The Fight: Gracie looked very small next to Shamrock. Further, Shamrock was the only other person in the tournament that truly knew submissions. A recipe for disaster, right?

Wrong. Brazilian Jiu-Jitsu came out victorious quite quickly when Gracie snaked around Shamrock's back and made him tap.

5. Pat Smith vs. Ken Shamrock

Event: UFC 1: The Beginning on 11/12/93

Result: Shamrock wins via heel hook in 1:49.

The Fight: Smith was a big- bad kickboxer with an amazing level of confidence (in other words, he liked to talk junk). Further, he was all about throwing punches and kicks with bad intentions (just ask Ninjitsu practitioner Scott Morris about it). Shamrock, on the other hand, was a guy that had fought over in Japan and apparently knew something about this thing called submissions.

One minute and forty nine seconds later, people were introduced to what happens when a heel hook is delivered by a man that knows how. With Smith screaming on the canvas, Shamrock's hand was raised.

Welcome to the world of submission fighting.

4. Royce Gracie vs. Keith Hackney

Event: UFC 4: Revenge of the Warriors on 12/16/94

Result: Gracie wins via armlock in 5:32.

The Fight: Here's what made this fight a good one. For perhaps the first time since Kimo Leopoldo (that fight is coming) Gracie had to work for a takedown. Though Hackney didn't necessarily do much in the line of damage to the Brazilian Jiu-Jitsu practitioner while on his feet, he did make him work. Which, by the way, made what Gracie did later at UFC 5 in the championship bout that much more special.

3. Royce Gracie vs. Kimo Leopoldo

Event: UFC 3: The American Dream on 9/9/94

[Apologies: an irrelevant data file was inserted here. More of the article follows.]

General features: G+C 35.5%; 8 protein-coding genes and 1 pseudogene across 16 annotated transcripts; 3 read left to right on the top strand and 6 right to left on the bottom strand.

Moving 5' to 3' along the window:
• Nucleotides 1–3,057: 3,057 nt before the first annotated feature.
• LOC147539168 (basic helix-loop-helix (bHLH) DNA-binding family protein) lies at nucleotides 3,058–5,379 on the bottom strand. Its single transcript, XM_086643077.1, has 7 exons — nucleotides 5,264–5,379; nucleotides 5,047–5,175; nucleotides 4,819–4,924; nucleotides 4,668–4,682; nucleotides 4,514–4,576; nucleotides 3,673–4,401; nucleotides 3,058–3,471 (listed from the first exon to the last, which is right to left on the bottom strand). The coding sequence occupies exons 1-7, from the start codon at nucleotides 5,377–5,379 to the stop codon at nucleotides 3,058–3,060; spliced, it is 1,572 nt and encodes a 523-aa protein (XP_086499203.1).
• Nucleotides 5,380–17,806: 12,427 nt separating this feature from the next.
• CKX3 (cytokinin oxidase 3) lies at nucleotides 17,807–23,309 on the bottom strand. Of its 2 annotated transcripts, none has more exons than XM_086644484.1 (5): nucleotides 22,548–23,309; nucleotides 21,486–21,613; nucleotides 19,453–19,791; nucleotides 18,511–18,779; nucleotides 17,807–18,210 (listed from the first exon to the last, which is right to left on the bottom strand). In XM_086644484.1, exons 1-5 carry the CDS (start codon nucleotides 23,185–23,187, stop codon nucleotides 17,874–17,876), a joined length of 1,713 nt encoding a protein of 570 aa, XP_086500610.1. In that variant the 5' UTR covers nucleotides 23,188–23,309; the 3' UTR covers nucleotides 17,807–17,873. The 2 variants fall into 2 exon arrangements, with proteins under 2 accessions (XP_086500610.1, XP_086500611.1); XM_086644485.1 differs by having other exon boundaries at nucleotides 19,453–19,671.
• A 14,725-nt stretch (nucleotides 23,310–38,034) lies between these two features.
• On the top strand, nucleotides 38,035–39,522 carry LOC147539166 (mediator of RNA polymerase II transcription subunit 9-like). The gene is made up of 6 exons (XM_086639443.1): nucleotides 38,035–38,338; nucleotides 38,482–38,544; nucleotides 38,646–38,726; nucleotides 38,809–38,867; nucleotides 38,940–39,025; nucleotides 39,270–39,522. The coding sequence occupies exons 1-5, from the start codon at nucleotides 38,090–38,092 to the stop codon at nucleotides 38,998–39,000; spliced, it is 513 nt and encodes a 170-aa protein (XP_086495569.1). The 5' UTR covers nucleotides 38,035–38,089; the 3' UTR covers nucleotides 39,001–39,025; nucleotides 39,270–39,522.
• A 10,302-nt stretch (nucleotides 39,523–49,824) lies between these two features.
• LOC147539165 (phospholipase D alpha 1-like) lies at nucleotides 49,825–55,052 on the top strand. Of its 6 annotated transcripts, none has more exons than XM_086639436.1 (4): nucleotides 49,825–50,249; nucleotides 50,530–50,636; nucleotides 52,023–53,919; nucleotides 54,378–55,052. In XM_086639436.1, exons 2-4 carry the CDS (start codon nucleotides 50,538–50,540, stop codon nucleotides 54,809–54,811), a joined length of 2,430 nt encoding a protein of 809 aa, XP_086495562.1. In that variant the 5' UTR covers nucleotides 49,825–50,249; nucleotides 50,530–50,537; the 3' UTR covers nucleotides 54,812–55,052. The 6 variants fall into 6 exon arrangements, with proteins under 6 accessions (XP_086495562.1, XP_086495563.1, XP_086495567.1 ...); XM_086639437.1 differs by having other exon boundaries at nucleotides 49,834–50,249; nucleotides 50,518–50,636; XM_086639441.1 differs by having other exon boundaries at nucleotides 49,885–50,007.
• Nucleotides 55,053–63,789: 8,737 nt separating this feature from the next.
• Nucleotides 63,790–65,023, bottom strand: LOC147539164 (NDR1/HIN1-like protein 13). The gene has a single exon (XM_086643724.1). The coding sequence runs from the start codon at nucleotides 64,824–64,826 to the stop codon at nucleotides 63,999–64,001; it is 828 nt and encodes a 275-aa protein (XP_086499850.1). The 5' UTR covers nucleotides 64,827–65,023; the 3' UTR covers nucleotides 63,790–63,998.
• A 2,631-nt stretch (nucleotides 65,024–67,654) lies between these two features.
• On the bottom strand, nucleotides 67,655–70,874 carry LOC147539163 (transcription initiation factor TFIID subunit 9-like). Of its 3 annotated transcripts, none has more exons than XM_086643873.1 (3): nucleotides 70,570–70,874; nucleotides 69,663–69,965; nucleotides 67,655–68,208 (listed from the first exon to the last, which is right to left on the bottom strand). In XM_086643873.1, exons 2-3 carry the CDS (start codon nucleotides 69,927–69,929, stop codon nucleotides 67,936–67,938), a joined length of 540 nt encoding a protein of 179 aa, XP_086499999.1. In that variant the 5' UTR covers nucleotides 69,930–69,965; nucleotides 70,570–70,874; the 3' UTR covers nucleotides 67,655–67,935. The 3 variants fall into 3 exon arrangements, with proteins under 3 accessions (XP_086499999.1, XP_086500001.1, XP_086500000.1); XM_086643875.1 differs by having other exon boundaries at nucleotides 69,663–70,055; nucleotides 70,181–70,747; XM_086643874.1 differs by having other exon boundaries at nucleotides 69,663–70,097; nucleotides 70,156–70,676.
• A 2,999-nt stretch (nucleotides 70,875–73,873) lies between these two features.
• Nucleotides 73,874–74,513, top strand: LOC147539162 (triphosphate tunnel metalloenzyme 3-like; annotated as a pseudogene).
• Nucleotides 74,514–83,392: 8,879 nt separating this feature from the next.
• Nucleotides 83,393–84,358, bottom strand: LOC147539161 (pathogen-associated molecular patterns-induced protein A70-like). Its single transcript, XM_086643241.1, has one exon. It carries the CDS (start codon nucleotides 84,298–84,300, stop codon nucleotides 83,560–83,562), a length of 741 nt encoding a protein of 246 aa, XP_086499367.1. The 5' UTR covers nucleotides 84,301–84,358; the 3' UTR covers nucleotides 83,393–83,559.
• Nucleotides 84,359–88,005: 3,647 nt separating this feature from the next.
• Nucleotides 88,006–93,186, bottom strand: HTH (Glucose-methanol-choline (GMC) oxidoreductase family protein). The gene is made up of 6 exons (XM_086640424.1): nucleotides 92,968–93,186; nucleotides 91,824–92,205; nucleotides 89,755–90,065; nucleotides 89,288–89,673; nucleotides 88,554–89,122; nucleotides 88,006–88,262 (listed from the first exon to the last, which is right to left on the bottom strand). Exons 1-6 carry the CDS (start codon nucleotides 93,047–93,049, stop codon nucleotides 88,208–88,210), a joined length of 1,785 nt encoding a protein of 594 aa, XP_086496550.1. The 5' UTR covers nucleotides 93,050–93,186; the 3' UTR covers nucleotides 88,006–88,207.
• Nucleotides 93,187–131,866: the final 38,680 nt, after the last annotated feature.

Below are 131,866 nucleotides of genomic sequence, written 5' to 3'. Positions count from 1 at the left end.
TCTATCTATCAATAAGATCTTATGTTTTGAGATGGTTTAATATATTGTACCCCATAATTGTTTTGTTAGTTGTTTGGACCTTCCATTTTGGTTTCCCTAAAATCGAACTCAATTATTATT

Result: Gracie wins via armlock in 4:40.

The Fight: What a war! This was the first time that Royce Gracie was truly challenged in the UFC Octagon as the much bigger and stronger Kimo really went to work swinging away and throwing him around. That said, there's this thing called hair pulling that was legal in the sport back then, and Gracie used it to a tee to control the bigger Leopoldo.

And after 4:40 of work, Gracie recovered from Kimo's initial onslaught enough to submit him. However, he was worse for the wear and was unable to continue.
Thus, this war prevented Gracie from winning his third straight UFC tournament.

2. Oleg Taktarov vs. David "Tank" Abbott

Event: UFC 6: Clash of the Titans on 7/14/95

Result: Taktarov wins by rear naked choke in 17:45.

The Fight: These two battled fiercely. That said, most of this fight involved Abbott lying on top of Taktarov and trying to bloody him. But in the end, Abbott learned something that all MMA fighters should know (particularly if you're going to engage in a roundless sudden death tournament).

Cardio is everything. And because Taktarov's was slightly better than Tank's, the Russian fighter took advantage and won via submission (though in reality he won via exhaustion).

1. Royce Gracie vs. Dan Severn

Event: UFC 4: Revenge of the Warriors on 12/16/94

Result: Gracie wins via triangle in 15:49.

The Fight: Sure Gracie and this BJJ thing was good against lesser athletes, but how about against an Olympic caliber Greco-Roman wrestler that outweighed him by 80 pounds? Along those lines, for most of the 15 plus minutes of this fight, Severn dominated his opponent, taking him down and drilling him with strikes.

But then Severn started to get tired. Soon after, Gracie did something that up until that point few knew was possible.

He choked him out by using his own legs and opponent's arm. And something called the triangle choke became a little better known.

Honorable Mention

Emmanuelle Yarborough vs. Keith Hackney

Event: UFC 3: The American Dream on 9/9/94

Result: Hackney wins via TKO in 1:59.

The Fight: Though we already knew by the time this fight went off that the bigger man didn't always win, Sumo wrestling was an entirely different thing. Thus, when Sumo wrestler Emmanuelle Yarborough (all 600 pounds of him) walked into the Octagon to take on Hackney (200 pounds) the world watched with bated breath.

And what they saw was an open handed punch that helped floor Yarborough for good. Technique over size won once again (besides, you've got to put a Sumo wrestler somewhere in here).